Arabella H. Tucker
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Arabella H. Tucker (1857-1936) was born in North Brookfield, Massachusetts, and died in Auburn, Massachusetts. Tucker was an educator, suffragist, and author. She was a member of the inaugural class of the Massachusetts State Normal School at Worcester (now Worcester State University). After graduation, she taught in North Brookfield until 1878, when she began teaching at the Thomas Street School in Worcester. In the summer of 1885, she took a special course at Cornell University, and later, in 1895, she took a course in botany at Harvard University. In 1888, she was appointed to the faculty of the Normal School at Worcester, lecturing on botany and rural education. She would teach at the school until her retirement in 1917. While on the faculty of the Normal School at Worcester, she was active in the women's rights movement as a member of the Worcester Equal Franchise Club and as a member, and then president, of the Worcester Woman's Club. Despite expressing an interest in Christian Science treatment through prayer, there is no record of her studying with or being treated by Mary Baker Eddy.
Arabella H. Tucker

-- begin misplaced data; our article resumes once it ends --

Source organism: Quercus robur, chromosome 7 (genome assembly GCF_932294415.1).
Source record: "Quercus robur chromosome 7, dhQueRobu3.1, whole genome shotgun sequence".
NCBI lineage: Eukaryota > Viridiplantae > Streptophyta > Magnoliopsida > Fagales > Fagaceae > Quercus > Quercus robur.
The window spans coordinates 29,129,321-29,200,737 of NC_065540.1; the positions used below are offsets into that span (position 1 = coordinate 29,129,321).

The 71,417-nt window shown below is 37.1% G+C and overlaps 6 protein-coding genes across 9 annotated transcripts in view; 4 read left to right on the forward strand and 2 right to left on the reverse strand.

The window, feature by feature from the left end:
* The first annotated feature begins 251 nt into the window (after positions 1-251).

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Arabella H. Tucker (1857-1936) was born in North Brookfield, Massachusetts, and died in Auburn, Massachusetts. Tucker was an educator, suffragist, and author. She was a member of the inaugural class of the Massachusetts State Normal School at Worcester (now Worcester State University). After graduation, she taught in North Brookfield until 1878, when she began teaching at the Thomas Street School in Worcester. In the summer of 1885, she took a special course at Cornell University, and later, in 1895, she took a course in botany at Harvard University. In 1888, she was appointed to the faculty of the Normal School at Worcester, lecturing on botany and rural education. She would teach at the school until her retirement in 1917. While on the faculty of the Normal School at Worcester, she was active in the women's rights movement as a member of the Worcester Equal Franchise Club and as a member, and then president, of the Worcester Woman's Club. Despite expressing an interest in Christian Science treatment through prayer, there is no record of her studying with or being treated by Mary Baker Eddy.